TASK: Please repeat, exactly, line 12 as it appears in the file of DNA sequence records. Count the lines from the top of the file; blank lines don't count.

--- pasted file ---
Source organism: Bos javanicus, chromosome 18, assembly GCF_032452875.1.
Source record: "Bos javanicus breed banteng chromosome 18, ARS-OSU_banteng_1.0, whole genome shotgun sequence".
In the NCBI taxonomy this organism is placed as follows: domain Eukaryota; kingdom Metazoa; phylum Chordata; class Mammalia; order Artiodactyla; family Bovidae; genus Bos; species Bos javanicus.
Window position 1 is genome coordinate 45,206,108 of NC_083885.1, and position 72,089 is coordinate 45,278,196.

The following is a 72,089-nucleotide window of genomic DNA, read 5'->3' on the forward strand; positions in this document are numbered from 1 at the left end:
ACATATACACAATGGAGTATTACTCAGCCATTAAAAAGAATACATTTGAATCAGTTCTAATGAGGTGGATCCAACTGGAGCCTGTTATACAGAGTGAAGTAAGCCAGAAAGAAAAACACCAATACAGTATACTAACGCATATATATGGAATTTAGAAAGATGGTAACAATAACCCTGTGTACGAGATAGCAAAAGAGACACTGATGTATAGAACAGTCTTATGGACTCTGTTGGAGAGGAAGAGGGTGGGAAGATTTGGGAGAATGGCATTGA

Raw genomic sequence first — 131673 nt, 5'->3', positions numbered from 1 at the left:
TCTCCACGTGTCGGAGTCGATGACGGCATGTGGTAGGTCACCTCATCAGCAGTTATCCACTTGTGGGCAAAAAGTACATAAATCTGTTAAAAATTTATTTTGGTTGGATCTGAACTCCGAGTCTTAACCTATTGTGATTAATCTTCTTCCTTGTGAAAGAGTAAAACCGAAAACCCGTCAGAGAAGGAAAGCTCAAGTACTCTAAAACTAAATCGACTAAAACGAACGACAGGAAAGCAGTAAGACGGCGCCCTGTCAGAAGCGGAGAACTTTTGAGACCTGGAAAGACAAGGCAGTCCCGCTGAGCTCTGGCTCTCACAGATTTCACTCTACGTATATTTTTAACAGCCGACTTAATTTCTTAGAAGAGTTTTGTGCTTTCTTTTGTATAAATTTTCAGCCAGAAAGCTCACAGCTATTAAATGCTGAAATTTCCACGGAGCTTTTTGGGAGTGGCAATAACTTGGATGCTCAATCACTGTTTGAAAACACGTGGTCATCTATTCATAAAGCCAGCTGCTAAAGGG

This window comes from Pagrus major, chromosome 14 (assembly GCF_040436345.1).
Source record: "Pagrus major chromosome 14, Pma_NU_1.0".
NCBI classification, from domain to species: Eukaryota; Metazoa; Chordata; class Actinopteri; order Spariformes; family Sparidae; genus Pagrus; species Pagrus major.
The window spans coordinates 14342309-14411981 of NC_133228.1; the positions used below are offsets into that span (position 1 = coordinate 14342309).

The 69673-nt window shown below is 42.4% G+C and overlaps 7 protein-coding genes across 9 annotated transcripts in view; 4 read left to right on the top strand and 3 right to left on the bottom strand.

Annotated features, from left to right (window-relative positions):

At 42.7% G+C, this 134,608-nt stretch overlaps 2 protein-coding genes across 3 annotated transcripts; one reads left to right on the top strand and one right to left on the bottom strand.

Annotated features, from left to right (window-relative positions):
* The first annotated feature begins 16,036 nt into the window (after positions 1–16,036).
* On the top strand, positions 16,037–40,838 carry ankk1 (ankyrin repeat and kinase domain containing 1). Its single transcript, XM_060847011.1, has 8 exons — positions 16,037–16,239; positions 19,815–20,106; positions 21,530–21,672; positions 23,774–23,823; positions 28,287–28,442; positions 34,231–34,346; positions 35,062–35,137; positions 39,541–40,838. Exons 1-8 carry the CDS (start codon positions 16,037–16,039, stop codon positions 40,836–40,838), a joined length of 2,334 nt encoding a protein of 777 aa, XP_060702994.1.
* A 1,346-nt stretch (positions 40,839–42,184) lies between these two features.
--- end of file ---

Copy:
The window spans coordinates 14342309-14411981 of NC_133228.1; the positions used below are offsets into that span (position 1 = coordinate 14342309).